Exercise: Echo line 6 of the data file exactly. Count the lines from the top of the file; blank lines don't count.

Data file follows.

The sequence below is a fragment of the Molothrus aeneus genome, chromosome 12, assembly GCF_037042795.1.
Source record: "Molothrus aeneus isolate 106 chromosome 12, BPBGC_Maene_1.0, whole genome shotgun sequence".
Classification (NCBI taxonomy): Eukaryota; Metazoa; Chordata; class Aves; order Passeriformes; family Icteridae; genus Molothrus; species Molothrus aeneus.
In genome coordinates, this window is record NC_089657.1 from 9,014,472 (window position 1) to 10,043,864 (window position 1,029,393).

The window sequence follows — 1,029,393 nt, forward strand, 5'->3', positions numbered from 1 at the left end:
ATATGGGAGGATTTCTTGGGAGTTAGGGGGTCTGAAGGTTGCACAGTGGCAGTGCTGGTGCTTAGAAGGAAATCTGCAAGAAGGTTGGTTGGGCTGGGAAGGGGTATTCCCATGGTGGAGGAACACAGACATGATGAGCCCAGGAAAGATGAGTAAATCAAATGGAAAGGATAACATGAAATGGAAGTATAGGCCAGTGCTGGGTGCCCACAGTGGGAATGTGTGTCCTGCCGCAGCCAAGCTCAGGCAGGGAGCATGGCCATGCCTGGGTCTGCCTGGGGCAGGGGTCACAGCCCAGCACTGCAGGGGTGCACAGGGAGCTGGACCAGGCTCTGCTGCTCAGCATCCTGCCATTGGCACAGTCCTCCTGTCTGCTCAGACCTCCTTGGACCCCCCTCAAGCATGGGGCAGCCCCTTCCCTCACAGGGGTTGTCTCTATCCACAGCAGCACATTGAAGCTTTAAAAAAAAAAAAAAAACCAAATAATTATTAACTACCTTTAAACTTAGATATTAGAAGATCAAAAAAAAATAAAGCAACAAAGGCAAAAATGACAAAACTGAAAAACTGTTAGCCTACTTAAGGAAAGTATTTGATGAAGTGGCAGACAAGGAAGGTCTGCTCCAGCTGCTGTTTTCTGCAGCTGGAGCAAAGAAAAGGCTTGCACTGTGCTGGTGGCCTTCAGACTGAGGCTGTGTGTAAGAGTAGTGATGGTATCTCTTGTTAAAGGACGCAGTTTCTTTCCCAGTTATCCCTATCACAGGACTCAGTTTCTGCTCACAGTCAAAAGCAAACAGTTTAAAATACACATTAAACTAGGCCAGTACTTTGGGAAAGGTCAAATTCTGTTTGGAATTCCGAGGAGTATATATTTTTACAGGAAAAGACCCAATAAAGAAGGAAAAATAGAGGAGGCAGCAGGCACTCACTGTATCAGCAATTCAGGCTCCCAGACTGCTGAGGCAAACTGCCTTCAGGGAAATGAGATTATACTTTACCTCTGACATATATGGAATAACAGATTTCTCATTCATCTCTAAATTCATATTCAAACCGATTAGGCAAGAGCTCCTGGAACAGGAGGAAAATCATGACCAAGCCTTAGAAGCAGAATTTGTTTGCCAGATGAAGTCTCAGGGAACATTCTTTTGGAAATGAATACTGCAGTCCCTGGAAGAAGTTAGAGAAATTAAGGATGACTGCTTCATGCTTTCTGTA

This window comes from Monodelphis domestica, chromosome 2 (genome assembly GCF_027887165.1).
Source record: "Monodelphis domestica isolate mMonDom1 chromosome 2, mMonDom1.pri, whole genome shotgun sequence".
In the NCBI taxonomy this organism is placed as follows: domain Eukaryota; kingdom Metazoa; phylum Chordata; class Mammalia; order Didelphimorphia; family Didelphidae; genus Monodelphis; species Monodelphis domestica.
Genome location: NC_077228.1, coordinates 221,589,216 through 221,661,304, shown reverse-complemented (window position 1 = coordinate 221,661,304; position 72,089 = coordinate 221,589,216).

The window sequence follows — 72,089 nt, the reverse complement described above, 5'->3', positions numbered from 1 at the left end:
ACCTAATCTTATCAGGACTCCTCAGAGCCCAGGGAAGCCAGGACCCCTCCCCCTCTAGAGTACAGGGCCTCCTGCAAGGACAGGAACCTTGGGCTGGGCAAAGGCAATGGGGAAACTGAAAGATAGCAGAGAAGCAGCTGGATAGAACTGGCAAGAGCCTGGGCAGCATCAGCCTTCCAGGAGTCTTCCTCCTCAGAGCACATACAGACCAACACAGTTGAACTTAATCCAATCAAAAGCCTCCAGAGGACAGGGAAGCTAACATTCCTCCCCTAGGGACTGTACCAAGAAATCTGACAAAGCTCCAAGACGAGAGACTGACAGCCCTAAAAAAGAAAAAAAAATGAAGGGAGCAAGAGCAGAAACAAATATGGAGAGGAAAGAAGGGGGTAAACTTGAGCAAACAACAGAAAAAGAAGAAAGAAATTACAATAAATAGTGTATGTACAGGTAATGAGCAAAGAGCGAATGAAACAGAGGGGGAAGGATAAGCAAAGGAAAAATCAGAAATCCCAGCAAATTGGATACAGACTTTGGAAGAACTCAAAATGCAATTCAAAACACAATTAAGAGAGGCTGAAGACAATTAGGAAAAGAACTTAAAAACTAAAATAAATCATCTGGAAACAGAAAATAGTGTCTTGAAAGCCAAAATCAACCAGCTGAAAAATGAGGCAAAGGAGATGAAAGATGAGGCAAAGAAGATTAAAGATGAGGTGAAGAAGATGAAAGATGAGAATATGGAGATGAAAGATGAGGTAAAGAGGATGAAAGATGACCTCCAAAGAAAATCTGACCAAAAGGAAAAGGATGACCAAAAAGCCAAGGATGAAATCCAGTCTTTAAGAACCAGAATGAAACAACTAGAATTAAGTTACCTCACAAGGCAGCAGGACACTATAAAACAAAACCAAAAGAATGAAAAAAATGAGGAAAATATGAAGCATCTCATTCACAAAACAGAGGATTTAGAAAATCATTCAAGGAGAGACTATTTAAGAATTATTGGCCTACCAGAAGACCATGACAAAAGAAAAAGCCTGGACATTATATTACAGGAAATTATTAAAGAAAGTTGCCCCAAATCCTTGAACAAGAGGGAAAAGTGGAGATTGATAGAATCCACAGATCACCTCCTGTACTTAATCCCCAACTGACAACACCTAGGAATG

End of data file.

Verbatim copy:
ATATGGGAGGATTTCTTGGGAGTTAGGGGGTCTGAAGGTTGCACAGTGGCAGTGCTGGTGCTTAGAAGGAAATCTGCAAGAAGGTTGGTTGGGCTGGGAAGGGGTATTCCCATGGTGGAGGAACACAGACATGATGAGCCCAGGAAAGATGAGTAAATCAAATGGAAAGGATAACATGAAATGGAAGTATAGGCCAGTGCTGGGTGCCCACAGTGGGAATGTGTGTCCTGCCGCAGCCAAGCTCAGGCAGGGAGCATGGCCATGCCTGGGTCTGCCTGGGGCAGGGGTCACAGCCCAGCACTGCAGGGGTGCACAGGGAGCTGGACCAGGCTCTGCTGCTCAGCATCCTGCCATTGGCACAGTCCTCCTGTCTGCTCAGACCTCCTTGGACCCCCCTCAAGCATGGGGCAGCCCCTTCCCTCACAGGGGTTGTCTCTATCCACAGCAGCACATTGAAGCTTTAAAAAAAAAAAAAAAACCAAATAATTATTAACTACCTTTAAACTTAGATATTAGAAGATCAAAAAAAAATAAAGCAACAAAGGCAAAAATGACAAAACTGAAAAACTGTTAGCCTACTTAAGGAAAGTATTTGATGAAGTGGCAGACAAGGAAGGTCTGCTCCAGCTGCTGTTTTCTGCAGCTGGAGCAAAGAAAAGGCTTGCACTGTGCTGGTGGCCTTCAGACTGAGGCTGTGTGTAAGAGTAGTGATGGTATCTCTTGTTAAAGGACGCAGTTTCTTTCCCAGTTATCCCTATCACAGGACTCAGTTTCTGCTCACAGTCAAAAGCAAACAGTTTAAAATACACATTAAACTAGGCCAGTACTTTGGGAAAGGTCAAATTCTGTTTGGAATTCCGAGGAGTATATATTTTTACAGGAAAAGACCCAATAAAGAAGGAAAAATAGAGGAGGCAGCAGGCACTCACTGTATCAGCAATTCAGGCTCCCAGACTGCTGAGGCAAACTGCCTTCAGGGAAATGAGATTATACTTTACCTCTGACATATATGGAATAACAGATTTCTCATTCATCTCTAAATTCATATTCAAACCGATTAGGCAAGAGCTCCTGGAACAGGAGGAAAATCATGACCAAGCCTTAGAAGCAGAATTTGTTTGCCAGATGAAGTCTCAGGGAACATTCTTTTGGAAATGAATACTGCAGTCCCTGGAAGAAGTTAGAGAAATTAAGGATGACTGCTTCATGCTTTCTGTA